By Stephen Pate with video from CBC – “There’s few jurisdictions in the world where somebody who’d have a adversity like I did early in my life, would be able to not only aspire to a position like this, but actually have it happen,” said Ontario Lieutenant Governor David Onley in a CBC interview with Dwight Drummond.
At age three, David Onley contracted polio, leaving him partially paralyzed. Despite the disability, Onley got an education, found employment as a journalist and then news anchor for City TV in Toronto. Throughout his career he was naturally an advocate for people with disabilities.
As the first Vice Regal with a disability, he tried to use the position to help remove some of the barriers people like him face.
“Accessibility was enabling people, whatever their disability, to achieve their full potential.”
The CBC interview de-emphasizes Lieutenant Governor David Onley’s advocacy work for people with disabilities. The CBC is currently fighting a Human Rights complaint by another disabled journalist in Canada. The CBC contend in court that journalists cannot be volunteer advocates for charity. However, for Onley disability advocacy has been a constant effort throughout his life.
“David Onley is a respected author, broadcaster and tireless champion for persons with disabilities.,” said Prime Minister Stephen Harper in Onley’s appointment press release.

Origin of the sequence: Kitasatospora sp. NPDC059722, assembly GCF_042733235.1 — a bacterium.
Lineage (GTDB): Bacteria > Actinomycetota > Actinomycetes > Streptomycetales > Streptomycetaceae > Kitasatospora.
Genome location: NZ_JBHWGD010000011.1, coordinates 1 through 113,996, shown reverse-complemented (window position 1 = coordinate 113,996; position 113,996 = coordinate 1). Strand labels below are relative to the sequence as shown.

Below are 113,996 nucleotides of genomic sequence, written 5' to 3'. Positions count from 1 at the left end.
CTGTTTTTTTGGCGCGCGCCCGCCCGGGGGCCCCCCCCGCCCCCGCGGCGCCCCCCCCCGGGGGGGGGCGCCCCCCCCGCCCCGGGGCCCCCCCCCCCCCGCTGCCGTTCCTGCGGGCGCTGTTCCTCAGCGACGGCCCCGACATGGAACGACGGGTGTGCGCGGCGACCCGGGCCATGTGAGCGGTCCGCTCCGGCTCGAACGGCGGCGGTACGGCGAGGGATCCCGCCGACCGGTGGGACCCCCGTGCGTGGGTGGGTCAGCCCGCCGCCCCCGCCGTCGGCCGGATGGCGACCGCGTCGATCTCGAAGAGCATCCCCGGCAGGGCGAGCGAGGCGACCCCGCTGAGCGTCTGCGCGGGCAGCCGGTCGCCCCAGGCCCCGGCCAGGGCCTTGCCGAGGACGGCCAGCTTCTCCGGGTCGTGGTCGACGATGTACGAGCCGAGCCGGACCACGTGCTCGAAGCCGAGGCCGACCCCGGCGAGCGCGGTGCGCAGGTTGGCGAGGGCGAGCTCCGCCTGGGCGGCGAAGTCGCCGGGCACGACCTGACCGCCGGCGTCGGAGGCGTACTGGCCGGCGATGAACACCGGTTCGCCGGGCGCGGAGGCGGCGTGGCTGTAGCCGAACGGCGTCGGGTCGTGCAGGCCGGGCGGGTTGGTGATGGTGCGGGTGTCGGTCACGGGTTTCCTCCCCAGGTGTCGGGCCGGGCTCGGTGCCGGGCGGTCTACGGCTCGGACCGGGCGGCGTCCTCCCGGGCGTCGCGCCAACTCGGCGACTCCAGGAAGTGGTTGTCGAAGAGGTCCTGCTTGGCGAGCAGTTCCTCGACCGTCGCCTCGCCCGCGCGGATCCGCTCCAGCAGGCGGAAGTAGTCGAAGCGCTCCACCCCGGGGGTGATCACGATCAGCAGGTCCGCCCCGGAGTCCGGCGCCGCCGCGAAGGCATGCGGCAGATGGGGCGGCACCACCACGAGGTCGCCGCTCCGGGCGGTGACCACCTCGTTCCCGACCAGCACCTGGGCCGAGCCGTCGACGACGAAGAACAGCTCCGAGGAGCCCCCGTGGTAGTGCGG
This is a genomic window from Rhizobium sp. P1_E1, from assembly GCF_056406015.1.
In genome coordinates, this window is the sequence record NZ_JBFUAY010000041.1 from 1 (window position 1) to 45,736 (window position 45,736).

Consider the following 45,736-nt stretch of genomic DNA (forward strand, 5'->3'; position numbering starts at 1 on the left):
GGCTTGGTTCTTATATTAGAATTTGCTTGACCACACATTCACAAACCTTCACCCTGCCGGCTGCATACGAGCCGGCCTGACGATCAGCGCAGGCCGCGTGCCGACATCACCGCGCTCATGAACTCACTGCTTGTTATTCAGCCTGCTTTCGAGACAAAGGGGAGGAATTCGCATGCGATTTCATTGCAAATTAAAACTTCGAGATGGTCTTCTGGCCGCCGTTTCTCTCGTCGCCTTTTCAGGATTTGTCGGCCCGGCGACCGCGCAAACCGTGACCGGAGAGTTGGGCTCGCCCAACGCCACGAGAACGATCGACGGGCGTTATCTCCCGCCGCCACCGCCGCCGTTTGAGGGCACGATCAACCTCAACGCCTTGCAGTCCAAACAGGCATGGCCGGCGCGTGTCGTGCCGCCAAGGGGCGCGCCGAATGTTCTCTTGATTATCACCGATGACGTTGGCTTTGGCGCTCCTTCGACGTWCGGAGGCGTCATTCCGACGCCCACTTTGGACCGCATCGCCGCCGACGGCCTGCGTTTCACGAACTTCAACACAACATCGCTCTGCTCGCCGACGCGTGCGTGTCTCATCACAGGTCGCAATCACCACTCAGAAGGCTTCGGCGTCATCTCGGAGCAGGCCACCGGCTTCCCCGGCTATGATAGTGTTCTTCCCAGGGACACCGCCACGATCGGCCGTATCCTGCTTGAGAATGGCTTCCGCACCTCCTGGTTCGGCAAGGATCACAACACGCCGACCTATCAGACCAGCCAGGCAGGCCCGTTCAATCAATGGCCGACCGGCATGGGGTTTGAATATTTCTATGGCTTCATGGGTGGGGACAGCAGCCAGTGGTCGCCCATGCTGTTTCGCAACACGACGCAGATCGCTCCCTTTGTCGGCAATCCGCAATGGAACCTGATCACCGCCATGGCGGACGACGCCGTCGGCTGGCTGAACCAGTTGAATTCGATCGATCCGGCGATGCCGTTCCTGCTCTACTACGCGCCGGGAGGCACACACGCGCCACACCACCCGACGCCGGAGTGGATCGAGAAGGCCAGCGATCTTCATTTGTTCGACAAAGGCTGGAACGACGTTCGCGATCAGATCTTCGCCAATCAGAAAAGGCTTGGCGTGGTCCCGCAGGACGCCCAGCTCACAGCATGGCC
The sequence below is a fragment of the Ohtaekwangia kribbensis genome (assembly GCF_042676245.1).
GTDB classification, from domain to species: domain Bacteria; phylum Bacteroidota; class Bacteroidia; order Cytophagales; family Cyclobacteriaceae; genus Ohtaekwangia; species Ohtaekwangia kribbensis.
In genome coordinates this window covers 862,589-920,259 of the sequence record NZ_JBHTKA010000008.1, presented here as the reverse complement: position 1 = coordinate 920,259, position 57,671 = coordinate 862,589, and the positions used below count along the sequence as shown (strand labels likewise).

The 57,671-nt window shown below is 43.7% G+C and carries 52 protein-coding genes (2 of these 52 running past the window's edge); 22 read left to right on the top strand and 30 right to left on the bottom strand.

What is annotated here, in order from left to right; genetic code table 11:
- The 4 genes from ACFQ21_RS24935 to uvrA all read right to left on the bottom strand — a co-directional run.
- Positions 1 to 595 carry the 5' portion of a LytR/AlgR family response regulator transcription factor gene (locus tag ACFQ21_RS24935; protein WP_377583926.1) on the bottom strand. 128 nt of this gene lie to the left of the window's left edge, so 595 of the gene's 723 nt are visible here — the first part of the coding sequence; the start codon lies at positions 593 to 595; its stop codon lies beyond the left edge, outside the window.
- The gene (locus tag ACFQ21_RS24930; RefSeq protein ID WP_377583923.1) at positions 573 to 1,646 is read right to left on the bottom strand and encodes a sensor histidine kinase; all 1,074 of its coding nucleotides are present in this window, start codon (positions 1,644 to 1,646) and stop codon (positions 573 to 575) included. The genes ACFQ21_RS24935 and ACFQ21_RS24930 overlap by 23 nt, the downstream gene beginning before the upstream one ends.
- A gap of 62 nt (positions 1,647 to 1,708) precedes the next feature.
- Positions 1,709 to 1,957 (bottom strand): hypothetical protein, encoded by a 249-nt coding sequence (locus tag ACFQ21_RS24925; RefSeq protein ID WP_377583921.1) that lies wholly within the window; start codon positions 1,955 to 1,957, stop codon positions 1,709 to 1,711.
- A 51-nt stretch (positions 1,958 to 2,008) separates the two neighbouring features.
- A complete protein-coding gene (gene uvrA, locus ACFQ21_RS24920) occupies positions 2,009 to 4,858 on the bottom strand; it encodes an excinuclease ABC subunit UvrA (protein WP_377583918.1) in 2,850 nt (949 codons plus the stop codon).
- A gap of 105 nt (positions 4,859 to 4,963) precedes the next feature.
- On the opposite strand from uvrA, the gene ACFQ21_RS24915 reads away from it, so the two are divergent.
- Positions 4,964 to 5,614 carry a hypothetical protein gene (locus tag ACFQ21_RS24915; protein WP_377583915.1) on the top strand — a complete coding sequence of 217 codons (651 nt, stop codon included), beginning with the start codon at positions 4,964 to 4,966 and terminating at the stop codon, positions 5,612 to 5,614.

After graduating from the University of Toronto with an ‘A’ average, his academic standing could not overcome employers’ reluctance to hire him.
“I actually, for a period of time, subsisted on government benefits. So I know what it is to be in that situation where you’re literally dependent on government benefits to keep body and soul together.”
” I ended up writing a bestselling novel, but I ended up writing it because that was the only thing I could think of doing.”
The book led to David Onley getting noticed, and the rest, as they say, is history.
With the British monarchy now on Twitter, and with their own YouTube channel, the Queen’s representatives in Ontario can also be more open, and CBC’s Rick Mercer took full advantage.
His Honor is especially proud of hanging out the Diamond Jubilee Award to so many amazing Ontarians, and traveling with his wife Ruth Anne, going from the smallest communities to the biggest ballrooms, meeting the remarkable people of this province.
“It’s been a spectacular six and a half years. The phenomenal and positive impact that it’s had for me, and, I hope, therefore, in turn for the people of Ontario, has been something that I’ll always remember.”
The video is copyright by the Canadian Broadcasting Corporation, use allowed under the Canada Copyright Act Section “29.2 Fair dealing for the purpose of news reporting does not infringe copyright if the following are mentioned (a) the source; and (b) if given in the source, the name of the(i) author, in the case of a work.”
By Stephen Pate, NJN Network